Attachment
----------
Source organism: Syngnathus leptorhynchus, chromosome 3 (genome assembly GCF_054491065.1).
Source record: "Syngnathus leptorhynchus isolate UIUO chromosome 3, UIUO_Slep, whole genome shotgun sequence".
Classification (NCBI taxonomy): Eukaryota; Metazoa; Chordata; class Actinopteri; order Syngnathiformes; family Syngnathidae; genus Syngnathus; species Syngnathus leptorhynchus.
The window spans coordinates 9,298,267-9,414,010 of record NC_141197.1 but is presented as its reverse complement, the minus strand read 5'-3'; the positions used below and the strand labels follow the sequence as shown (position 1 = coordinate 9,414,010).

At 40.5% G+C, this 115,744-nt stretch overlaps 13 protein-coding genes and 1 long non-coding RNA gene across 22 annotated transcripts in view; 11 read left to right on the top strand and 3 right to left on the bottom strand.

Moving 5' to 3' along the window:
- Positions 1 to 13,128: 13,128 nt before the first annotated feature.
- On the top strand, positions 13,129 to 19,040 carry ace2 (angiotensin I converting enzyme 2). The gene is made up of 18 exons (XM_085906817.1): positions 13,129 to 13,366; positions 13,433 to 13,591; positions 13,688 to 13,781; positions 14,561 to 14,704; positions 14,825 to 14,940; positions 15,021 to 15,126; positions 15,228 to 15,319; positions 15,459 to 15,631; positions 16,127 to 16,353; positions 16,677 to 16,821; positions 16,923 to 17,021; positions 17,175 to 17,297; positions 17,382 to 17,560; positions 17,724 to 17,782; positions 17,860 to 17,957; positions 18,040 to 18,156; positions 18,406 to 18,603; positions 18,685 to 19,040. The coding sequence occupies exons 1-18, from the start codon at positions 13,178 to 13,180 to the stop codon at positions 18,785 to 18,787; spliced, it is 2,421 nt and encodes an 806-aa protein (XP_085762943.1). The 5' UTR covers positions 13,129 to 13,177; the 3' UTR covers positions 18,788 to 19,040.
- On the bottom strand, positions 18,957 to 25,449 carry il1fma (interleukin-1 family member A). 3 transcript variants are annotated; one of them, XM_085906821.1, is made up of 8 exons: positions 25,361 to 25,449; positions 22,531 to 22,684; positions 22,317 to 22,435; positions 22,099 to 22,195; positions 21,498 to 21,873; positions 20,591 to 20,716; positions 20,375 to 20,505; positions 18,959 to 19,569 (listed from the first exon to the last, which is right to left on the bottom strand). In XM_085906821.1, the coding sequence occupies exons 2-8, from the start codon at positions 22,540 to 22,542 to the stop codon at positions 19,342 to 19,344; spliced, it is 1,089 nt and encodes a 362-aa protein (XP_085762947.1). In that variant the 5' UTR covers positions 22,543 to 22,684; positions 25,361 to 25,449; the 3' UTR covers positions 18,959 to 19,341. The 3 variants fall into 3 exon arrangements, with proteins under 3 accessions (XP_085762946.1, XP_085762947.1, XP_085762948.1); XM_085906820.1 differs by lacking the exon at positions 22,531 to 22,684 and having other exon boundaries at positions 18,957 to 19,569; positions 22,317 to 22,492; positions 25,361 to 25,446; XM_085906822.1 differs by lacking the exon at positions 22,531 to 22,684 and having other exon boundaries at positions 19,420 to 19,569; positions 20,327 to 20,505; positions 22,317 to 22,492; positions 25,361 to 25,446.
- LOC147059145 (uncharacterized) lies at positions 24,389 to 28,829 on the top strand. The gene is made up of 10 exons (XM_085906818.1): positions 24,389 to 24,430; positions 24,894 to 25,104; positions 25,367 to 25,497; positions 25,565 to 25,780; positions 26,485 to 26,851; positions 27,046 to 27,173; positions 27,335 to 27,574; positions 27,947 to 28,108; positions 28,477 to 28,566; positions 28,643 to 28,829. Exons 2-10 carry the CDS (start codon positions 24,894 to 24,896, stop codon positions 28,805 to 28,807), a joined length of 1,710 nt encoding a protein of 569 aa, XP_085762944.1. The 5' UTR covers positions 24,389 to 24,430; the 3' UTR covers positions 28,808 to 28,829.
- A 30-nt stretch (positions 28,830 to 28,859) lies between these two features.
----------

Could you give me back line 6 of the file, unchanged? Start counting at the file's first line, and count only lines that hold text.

Moving 5' to 3' along the window: